David Brooks must not read Newsweek. Or the Washington Post. Or The New Republic. Or, apparently, his own newspaper. Brooks, it seems, has not read any of those publications' explications of how a bill becomes law, and he has written an entire column based on his misunderstanding.
The McDonald v. Chicago Supreme Court case, argued on March 2, was a good opportunity for liberal advocates of gun rights to present their case in briefs.
Regular readers of Newsweek.com are probably aware that sometimes we deploy sarcasm or irony to make points. I did not mean to be taken literally when I suggested that Republicans should declare all Massachusetts elections to be national referenda, nor did my colleague Daniel Stone when he said, regarding how the media covers and categorizes violent acts of protest, "Terrorists have beards [and] live in caves." And sometimes, as with all publications, a given sentence in one of our items...
I was pretty hard on Sen. Evan Bayh (D-Ind.) the other day, so I think it's only fair that I recognize his sensible op-ed in the Sunday New York Times. Bayh argues that bipartisanship has declined (duh).
Sen. Evan Bayh (D-Ind.) cast his impending retirement as an expression of disgust with Congress to do the people's business. So now that he's liberated from the obligations of raising money and similar grimy political considerations, we can expect Bayh to spend his remaining months in the World's Greatest Deliberative Body working with apolitical, high-minded intentions to do the people's business.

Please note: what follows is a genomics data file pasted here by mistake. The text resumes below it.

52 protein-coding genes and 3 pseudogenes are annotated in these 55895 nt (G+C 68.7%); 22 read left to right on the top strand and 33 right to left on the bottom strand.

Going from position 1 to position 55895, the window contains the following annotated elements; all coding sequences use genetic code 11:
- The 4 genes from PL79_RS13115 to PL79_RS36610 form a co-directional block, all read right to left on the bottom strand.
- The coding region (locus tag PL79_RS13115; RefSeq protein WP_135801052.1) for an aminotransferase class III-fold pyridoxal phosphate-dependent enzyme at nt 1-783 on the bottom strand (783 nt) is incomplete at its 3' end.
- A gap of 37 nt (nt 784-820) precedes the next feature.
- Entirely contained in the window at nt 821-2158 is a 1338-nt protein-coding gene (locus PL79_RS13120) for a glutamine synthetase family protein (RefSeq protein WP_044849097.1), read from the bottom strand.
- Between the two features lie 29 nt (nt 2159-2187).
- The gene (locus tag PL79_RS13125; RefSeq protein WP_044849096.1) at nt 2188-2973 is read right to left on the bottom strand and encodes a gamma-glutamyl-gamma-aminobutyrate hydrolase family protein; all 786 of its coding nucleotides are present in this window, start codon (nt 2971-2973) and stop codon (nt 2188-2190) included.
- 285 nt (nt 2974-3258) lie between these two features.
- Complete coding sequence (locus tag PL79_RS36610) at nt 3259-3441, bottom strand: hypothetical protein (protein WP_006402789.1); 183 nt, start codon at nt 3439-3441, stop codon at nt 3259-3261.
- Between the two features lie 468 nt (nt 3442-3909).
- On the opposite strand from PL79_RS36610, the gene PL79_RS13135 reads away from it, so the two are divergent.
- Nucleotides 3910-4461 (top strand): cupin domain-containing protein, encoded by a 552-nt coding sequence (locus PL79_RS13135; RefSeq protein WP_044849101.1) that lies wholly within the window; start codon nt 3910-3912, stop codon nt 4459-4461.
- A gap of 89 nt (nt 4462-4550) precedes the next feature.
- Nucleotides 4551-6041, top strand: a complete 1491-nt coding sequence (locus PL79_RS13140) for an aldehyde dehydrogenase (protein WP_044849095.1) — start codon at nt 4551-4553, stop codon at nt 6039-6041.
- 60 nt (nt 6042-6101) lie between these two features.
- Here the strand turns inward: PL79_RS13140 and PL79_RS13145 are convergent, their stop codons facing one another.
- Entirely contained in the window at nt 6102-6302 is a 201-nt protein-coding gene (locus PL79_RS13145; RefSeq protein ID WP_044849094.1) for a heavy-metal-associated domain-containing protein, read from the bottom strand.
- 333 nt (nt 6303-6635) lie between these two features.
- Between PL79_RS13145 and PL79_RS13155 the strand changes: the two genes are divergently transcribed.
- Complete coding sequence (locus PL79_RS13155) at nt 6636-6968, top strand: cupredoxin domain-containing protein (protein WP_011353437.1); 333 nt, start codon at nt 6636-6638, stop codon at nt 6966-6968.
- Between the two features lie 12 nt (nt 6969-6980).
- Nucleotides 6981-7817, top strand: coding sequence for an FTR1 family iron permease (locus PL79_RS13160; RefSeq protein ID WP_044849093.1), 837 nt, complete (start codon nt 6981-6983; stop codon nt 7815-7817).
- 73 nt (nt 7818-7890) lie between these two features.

From NPR: The President's Council of Economic Advisers expects the U.S. to add an average of 95,000 jobs each month this year. In the annual Economic Report of the President, the CEA predicted that unemployment would remain at 10 percent in 2010, dipping down to 9.2 percent in 2011.
I've been hard on congressional Republicans recently for pandering to voters' ignorance by offering politically appealing but irresponsible slogans instead of a credible conservative vision of how to meet America's challenges, even those they harp on Obama for failing to address, such as our rising budget deficits.
A news item caught my eye Thursday, but it seems to have passed through the news cycle largely unnoticed: the Senate approved, by a straight party-line vote of 60-39, the annual increase in the debt ceiling.